Measuring O-glycosylation: A quick game of tagFunctional Glycomics (09 September 2010) | doi:10.1038/fg.2010.28
A simple new method uses mass tags to measure O-glycosylation stoichiometries and dynamics on unpurified, endogenous proteins.
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O-GlcNAc glycosylation, the addition of N-acetyl-D-glucosamine to intracellular proteins, plays critical roles in diverse biological processes. However, detecting and studying this modification is difficult, traditionally requiring the use of purified proteins, radiolabels, or site-specific antibodies. Reporting in Nature Chemical Biology, Linda Hsieh-Wilson and colleagues sweep away these obstacles with a new method that uses mass tags to measure the stoichiometry and dynamics of O-GlcNAc glycosylation on unpurified proteins from cell and tissue lysates. Using this method they examine the dynamic interplay between glycosylation and phosphorylation on individual proteins.
At the heart of the approach is the attachment of a single polyethylene glycol (PEG) 'mass tag' of known molecular weight to individual O-GlcNAc moieties on mixtures of proteins from cell lysates. The authors anticipated that each attached PEG tag, labeling a single O-GlcNAc site, would slow a protein's migration during gel electrophoresis by a defined amount, allowing glycosylation stoichiometries to be determined simply by immunoblotting with protein-specific antibodies and quantifying relative band intensities. To accomplish this, a modified galactosyltransferase was used to transfer a keto-functionalized non-natural galactose residue to GlcNAc, enabling the further bioorthogonal coupling of an aminooxy-functionalized PEG. The authors validated the method using simple methods and known standards and demonstrated that it is sensitive enough to detect glycosylation of as little as 0.8% of an individual protein in a mixture.
A major potential application of this approach is comparison of endogenous O-glycosylation across different types of tissues, disease states, or experimental treatments. For instance, mass tagging of proteins from rat tissues revealed that O-glycosylation levels can vary significantly across different proteins in a single tissue, and on the same protein in different tissues. As one example, 45% of the transcription factor CREB was glycosylated in rat brain compared with 32% in liver. This highly reproducible result suggests tight regulatory control of physiological O-GlcNAc levels. The authors also measured dynamic cycling of O-glycosylation over time following changes in UDP-GlcNAc synthesis, and found that existing O-GlcNAc moieties can slow O-glycosylation of other residues on the same protein.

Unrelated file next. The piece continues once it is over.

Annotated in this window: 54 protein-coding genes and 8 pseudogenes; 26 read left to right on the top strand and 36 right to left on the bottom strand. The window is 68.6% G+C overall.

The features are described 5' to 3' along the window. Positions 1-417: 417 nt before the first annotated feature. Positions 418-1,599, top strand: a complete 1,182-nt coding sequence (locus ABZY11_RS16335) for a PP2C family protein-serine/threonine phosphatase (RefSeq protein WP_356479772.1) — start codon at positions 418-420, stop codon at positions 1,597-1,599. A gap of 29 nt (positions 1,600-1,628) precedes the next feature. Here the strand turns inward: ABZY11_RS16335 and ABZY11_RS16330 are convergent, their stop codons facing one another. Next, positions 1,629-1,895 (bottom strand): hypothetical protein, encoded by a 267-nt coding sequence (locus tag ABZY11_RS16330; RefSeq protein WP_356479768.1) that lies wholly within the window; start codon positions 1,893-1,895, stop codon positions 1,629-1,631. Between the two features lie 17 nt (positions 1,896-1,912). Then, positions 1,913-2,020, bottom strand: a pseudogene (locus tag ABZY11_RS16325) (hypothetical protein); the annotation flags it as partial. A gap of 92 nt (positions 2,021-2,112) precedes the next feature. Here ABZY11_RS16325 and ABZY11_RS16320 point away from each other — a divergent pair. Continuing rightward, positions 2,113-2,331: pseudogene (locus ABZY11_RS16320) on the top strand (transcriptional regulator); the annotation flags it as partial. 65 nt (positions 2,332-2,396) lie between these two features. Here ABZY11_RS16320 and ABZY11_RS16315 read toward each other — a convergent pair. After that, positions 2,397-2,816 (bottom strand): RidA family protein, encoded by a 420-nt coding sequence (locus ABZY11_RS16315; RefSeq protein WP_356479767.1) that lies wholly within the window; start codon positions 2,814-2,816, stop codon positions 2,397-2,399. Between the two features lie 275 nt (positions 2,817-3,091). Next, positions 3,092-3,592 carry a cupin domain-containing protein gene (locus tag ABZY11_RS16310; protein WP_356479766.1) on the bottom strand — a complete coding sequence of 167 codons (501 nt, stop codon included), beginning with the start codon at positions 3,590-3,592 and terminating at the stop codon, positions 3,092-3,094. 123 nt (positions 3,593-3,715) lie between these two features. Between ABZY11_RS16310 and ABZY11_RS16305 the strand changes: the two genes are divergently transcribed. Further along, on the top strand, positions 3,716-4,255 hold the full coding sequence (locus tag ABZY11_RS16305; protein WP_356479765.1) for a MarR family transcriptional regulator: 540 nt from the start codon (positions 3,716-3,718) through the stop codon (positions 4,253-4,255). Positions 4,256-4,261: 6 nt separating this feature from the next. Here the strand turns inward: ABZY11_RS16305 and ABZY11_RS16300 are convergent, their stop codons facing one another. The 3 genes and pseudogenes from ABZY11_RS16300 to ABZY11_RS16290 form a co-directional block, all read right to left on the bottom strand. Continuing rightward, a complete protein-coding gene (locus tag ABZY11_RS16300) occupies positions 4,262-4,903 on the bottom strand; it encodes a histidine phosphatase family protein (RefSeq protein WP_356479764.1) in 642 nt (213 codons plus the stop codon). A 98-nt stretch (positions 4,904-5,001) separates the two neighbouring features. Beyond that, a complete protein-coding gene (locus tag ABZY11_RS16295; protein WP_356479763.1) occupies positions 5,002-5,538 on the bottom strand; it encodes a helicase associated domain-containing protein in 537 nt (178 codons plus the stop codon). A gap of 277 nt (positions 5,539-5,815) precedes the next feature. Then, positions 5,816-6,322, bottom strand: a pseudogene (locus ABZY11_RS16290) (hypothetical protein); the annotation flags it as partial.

The ability to examine the dynamic interplay between glycosylation and phosphorylation on a protein by combining mass tagging with phospho-specific immunoblotting is another breakthrough of this method. Whereas glycosylation and phosphorylation of CREB—in response to specific stimuli—were independent, on the transcription factor MeCP2 the modifications showed a surprising 'reverse yin–yang' relationship, wherein glycosylation promoted phosphorylation and vice–versa. Importantly, this interplay was only revealed by examining specific glycosylated subpools of the protein, which would not have been possible without the mass tagging technique.
The mass tagging approach opens the door for O-GlcNAc stoichiometries and dynamics to be measured on any endogenous protein that can be detected on a western blot, and in the future should provide important insights into the dynamic interplay between O-GlcNAc glycosylation and other post-translational modifications.
Original research paper
- Rexach, J. E., Rogers, C. J., Yu, S-H., Tao, J., Sun, Y. E., and Hsieh-Wilson, L. C. Quantification of O-glycosylation stoichiometry and dynamics using resolvable mass tags. Nat. Chem. Biol. 6, 645–651 (2010) doi:10.1038/nchembio.412 | Article